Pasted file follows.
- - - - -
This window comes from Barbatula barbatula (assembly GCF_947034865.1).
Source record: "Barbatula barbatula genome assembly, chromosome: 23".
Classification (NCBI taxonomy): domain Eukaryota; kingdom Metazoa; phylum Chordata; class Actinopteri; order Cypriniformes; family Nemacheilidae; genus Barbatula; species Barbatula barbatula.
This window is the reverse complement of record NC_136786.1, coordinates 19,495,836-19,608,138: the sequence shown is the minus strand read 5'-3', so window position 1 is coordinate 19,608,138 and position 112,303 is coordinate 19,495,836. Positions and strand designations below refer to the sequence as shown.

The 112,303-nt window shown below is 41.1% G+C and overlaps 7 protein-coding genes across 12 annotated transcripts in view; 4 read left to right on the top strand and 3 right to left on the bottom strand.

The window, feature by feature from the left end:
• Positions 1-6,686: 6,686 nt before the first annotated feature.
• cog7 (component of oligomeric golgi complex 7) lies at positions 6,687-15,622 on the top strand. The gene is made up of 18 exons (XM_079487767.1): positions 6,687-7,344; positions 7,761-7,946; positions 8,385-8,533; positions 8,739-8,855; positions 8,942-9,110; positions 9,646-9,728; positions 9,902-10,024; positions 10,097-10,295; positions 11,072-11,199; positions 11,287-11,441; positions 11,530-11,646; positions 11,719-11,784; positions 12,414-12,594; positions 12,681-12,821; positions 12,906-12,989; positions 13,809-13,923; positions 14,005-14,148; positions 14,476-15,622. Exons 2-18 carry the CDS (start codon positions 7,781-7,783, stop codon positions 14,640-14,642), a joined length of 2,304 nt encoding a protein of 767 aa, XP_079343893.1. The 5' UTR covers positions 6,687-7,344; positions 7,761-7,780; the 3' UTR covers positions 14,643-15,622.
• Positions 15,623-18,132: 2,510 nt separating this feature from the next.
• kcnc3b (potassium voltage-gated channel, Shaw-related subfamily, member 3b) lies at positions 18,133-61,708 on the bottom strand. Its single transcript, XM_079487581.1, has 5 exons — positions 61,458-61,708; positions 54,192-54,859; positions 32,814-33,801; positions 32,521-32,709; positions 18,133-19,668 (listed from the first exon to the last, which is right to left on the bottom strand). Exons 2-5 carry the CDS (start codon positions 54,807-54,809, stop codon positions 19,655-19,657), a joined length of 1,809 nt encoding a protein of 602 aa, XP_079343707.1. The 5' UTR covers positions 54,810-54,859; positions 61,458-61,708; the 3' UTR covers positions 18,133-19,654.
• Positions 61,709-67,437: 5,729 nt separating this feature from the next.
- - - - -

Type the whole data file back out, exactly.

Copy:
This window comes from Barbatula barbatula (assembly GCF_947034865.1).
Source record: "Barbatula barbatula genome assembly, chromosome: 23".
Classification (NCBI taxonomy): domain Eukaryota; kingdom Metazoa; phylum Chordata; class Actinopteri; order Cypriniformes; family Nemacheilidae; genus Barbatula; species Barbatula barbatula.
This window is the reverse complement of record NC_136786.1, coordinates 19,495,836-19,608,138: the sequence shown is the minus strand read 5'-3', so window position 1 is coordinate 19,608,138 and position 112,303 is coordinate 19,495,836. Positions and strand designations below refer to the sequence as shown.

The 112,303-nt window shown below is 41.1% G+C and overlaps 7 protein-coding genes across 12 annotated transcripts in view; 4 read left to right on the top strand and 3 right to left on the bottom strand.

The window, feature by feature from the left end:
• Positions 1-6,686: 6,686 nt before the first annotated feature.
• cog7 (component of oligomeric golgi complex 7) lies at positions 6,687-15,622 on the top strand. The gene is made up of 18 exons (XM_079487767.1): positions 6,687-7,344; positions 7,761-7,946; positions 8,385-8,533; positions 8,739-8,855; positions 8,942-9,110; positions 9,646-9,728; positions 9,902-10,024; positions 10,097-10,295; positions 11,072-11,199; positions 11,287-11,441; positions 11,530-11,646; positions 11,719-11,784; positions 12,414-12,594; positions 12,681-12,821; positions 12,906-12,989; positions 13,809-13,923; positions 14,005-14,148; positions 14,476-15,622. Exons 2-18 carry the CDS (start codon positions 7,781-7,783, stop codon positions 14,640-14,642), a joined length of 2,304 nt encoding a protein of 767 aa, XP_079343893.1. The 5' UTR covers positions 6,687-7,344; positions 7,761-7,780; the 3' UTR covers positions 14,643-15,622.
• Positions 15,623-18,132: 2,510 nt separating this feature from the next.
• kcnc3b (potassium voltage-gated channel, Shaw-related subfamily, member 3b) lies at positions 18,133-61,708 on the bottom strand. Its single transcript, XM_079487581.1, has 5 exons — positions 61,458-61,708; positions 54,192-54,859; positions 32,814-33,801; positions 32,521-32,709; positions 18,133-19,668 (listed from the first exon to the last, which is right to left on the bottom strand). Exons 2-5 carry the CDS (start codon positions 54,807-54,809, stop codon positions 19,655-19,657), a joined length of 1,809 nt encoding a protein of 602 aa, XP_079343707.1. The 5' UTR covers positions 54,810-54,859; positions 61,458-61,708; the 3' UTR covers positions 18,133-19,654.
• Positions 61,709-67,437: 5,729 nt separating this feature from the next.